Thursday, October 23, 2008

What's going on with the polls?

First, who is winning the presidential race? We don't know. Some polls show the race closing to within the margin of error. Others show Obama's lead widening. What's going on?

First, all of these results are within the margin of error, especially if you assume that McCain is slightly behind. But polling gets complicated quickly.

If you just call 500 people then you will get a result but it might be a bad one. A lot of people don't vote so you have to identify the likely voters. Your sample group is likely to be too small to really represent a cross-section of America so you have to do some weighting. This is the toughest part.

Lets assume that Democrats and Republicans make up 30% of the population each with the remaining 40% uncommitted. If your poll of 500 people was a good cross-section then you would have 150 for each party with the rest uncommitted. If your group actually had 200 Democrats and 100 Republicans then you have a problem. Your sample group is going to lean for Obama.

What the pollsters do is to estimate the proportion of voters in each party then weight the sample to match that. With the example I gave above, they would multiple the Republicans' answers by 150% and the Democrats' answers by 75%.

But, party identification has been fluid the last couple of years. In 2004 the parties were closer to parity. Republicans defected to the Democrats in 2006. It appears that this trend increased during the primaries this year but this may not be accurate. McCain clinched the primary early on. Many Republicans switched parties in order to be part of the Obama/Hillary contest. They may come home to McCain. No one knows.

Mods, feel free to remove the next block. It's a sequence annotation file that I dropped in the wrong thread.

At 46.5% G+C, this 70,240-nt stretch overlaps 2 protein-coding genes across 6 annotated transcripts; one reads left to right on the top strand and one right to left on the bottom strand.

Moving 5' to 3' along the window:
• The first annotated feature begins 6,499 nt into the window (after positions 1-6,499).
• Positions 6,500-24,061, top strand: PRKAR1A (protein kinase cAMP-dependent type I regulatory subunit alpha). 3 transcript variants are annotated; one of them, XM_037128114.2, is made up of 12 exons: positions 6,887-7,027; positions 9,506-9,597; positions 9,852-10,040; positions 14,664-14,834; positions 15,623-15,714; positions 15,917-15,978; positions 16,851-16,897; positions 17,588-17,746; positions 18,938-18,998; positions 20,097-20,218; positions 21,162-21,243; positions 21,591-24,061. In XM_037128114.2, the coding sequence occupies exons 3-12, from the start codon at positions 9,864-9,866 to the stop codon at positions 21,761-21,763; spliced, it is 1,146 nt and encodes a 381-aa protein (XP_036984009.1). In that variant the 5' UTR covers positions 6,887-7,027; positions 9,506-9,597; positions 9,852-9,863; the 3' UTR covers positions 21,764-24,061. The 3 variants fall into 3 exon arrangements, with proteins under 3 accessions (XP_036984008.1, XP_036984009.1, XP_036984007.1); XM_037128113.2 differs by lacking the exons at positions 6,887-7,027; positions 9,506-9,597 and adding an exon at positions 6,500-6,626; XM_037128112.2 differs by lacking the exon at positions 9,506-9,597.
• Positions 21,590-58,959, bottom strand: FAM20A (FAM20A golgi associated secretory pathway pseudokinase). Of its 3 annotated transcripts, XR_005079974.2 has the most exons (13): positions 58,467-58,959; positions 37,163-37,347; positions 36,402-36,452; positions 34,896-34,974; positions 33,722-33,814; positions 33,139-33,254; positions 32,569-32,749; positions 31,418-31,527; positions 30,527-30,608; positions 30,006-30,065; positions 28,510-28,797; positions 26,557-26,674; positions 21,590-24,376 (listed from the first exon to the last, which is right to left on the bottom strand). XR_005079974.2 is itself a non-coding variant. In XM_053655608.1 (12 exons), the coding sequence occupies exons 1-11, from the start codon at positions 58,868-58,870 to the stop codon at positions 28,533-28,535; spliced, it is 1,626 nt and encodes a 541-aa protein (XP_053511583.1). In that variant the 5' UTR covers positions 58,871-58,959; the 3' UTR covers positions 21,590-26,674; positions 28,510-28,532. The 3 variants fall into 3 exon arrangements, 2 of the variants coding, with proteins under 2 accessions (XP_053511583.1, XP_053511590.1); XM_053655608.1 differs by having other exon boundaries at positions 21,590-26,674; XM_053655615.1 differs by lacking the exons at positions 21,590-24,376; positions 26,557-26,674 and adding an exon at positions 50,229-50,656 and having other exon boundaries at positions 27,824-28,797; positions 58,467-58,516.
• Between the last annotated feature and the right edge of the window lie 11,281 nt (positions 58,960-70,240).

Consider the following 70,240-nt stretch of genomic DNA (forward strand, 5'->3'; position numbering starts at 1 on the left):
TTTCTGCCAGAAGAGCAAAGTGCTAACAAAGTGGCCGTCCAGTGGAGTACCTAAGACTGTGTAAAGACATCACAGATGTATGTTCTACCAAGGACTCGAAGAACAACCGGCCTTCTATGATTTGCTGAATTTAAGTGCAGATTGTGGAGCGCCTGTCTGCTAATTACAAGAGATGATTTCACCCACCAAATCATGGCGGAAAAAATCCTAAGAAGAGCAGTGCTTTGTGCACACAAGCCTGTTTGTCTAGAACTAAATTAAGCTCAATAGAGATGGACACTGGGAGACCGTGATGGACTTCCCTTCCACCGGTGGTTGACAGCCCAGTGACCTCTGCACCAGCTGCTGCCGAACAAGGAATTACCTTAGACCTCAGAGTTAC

Then there are "undecideds" who always vote for the same party but refuse to register with a party. In the last few elections the number of swing votes has been less than 20% of the electorate. It is hard to identify this group.

On top of that, an increasing number of people no longer have land lines and pollsters do not call cell phones.

Then there are people who say that they will vote for Obama because they worry about being labeled a racists.

Put it all together and the actual margin of error is probably higher than the pollsters are admitting.

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